Get this: I once met Taylor Swift's mum.
My first job in journalism coincided with the release of Swift's second album,Fearless - the pop/country crossover that took her out of Nashville and on to our magazine covers. As a staffer on a teen girls' mag, I could see that Swift was perfect for our demographic.
I was constantly bombarded with emails - and sometimes handwritten letters - from readers who loved her and identified with her.
Swift was singing about being geeky, awkward, rejected by boys and not fitting in. At last, young girls had a mainstream pop star who didn't sell themselves on confidence or sexiness. Here was the ultimate underdog.
I kept a professional eye on her career, and became a bit of a fan myself. When I ended up backstage at a meet-and-greet, in a work capacity, I bumped into Mummy Swift - and gushed about what a wonderful role model her daughter was, and how proud she must be.
Half a decade later, Swift is a global megastar - but right now? I don't think she's such a good role model. In fact, I think she needs a few role models herself to teach her how to use her newfound power with a touch more grace.
Swift made her fortune by playing on her underdog status and amping up her relatability - but when you're the youngest person ever to appear onForbes Most Powerful Woman list, the only act to have three albums that sold more than a million copies in their opening week, and you get nine MTV Video Music Award nominations, you can't claim to be an underdog any more.
You're a powerhouse.
So when Swift started a spat with Nicki Minaj earlier this week, after the pop star spoke out about not getting a deserved VMA nomination for herAnaconda video and the lack of women of colour on the list, it did not look good. It looked condescending, patronising - and at worst - offensive.
Because Swift isn't playing as David any more - she has peaked to become Goliath.
The trouble with privilege is that it's usually invisible. When you can't stop winning, it's easy to assume that the playing field must be level. And if you're young and self absorbed, you don't pause to ask yourself whether the odds might just be stacked in your favour - especially when you've grown up seeing yourself as an outsider.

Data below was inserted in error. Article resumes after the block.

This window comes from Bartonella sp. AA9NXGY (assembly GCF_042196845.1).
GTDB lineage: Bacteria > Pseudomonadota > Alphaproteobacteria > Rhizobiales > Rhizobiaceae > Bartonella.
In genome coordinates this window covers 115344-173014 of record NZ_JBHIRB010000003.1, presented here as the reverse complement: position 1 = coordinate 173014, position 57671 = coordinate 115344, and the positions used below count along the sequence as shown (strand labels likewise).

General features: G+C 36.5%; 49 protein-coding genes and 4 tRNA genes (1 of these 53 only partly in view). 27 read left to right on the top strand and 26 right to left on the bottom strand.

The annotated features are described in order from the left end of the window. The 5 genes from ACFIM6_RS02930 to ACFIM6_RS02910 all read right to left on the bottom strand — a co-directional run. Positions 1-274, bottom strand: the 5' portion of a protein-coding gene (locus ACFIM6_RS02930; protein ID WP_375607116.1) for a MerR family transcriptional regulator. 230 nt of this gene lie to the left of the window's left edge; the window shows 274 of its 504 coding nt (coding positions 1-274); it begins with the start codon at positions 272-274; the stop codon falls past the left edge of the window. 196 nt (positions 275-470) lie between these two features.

But it behoves any young, successful woman to acknowledge that their contemporaries might be coming up against barriers they themselves can't identify or feel.
Swift's response to Minaj revealed a lot about the way wealthy white women are socialised to see themselves at the centre of the universe. Minaj was criticising what she perceives as a culture of institutionalised racism - but Swift had to make it all about her.
We've all been there, as self-absorbed 14 year-old school girls ("Oh my God! They're talking about me. I know they're slagging me off!") but you can't really get away with it when you're a 25-year-old millionaire.
This also goes for Katy Perry, who went one step further to make a conversation about race into an argument about her own career, taking Minaj's side as a way of reigniting her old feud with Swift.
Keep up at the back yeah?
Swift has made a fortune out of embracing her perceived unfixable 'flaws' - acting a bit nerdy, wearing comedy glasses, being a bad dancer and not being able to get the boy. She's shown teens that it's possible to triumph, no matter what holds you back in high school. But Swift has now exposed some much more serious flaws.
That's an inability to empathise; a failure to be thoughtful, and a short-sightedness that no pair of thick-framed spectacles can fix. Swift suggested that Minaj was guilty of a feminist fail by "pitting women against each other".
But Swift is the one who has profited hugely from feminism's fourth wave, rebranding as a "full blown feminist" and publicly celebrating her friendship with 'voice of a generation' and ultimate Girl Lena Dunham.
It's down to Swift to make her feminism fully intersectional, and to put her power and privilege to work for the sake of all the women who don't enjoy the incredible advantages that she does.
Swift has now apologised to Minaj for 'missing the point, and misunderstanding and mispeaking'. But is it really enough - or is it just a half-hearted attempt from her PR team to rectify the image of 'lovely Taylor who loves all women'? With great power comes great responsibility.
Swift's star has been burning increasingly brightly in 2015, but if she doesn't acknowledge the privilege that comes with her position in the galaxy, it will burn out. When Tina Fey and Amy Poehler made a silly joke about Swiftat the 2013 Golden Globes, the singer responded by quoting Madeleine Albright's famous line: "There is a special place in hell for women who don't help other women."
Over reaction much?
It's vital that Swift acknowledges she's not one of these 'other women' any more - she's the one who is in a position to help those beneath her on the ladder.
She must use her power for good - or the fans who have made her won't stick around to support her. And she won't be able to profit from that power any more.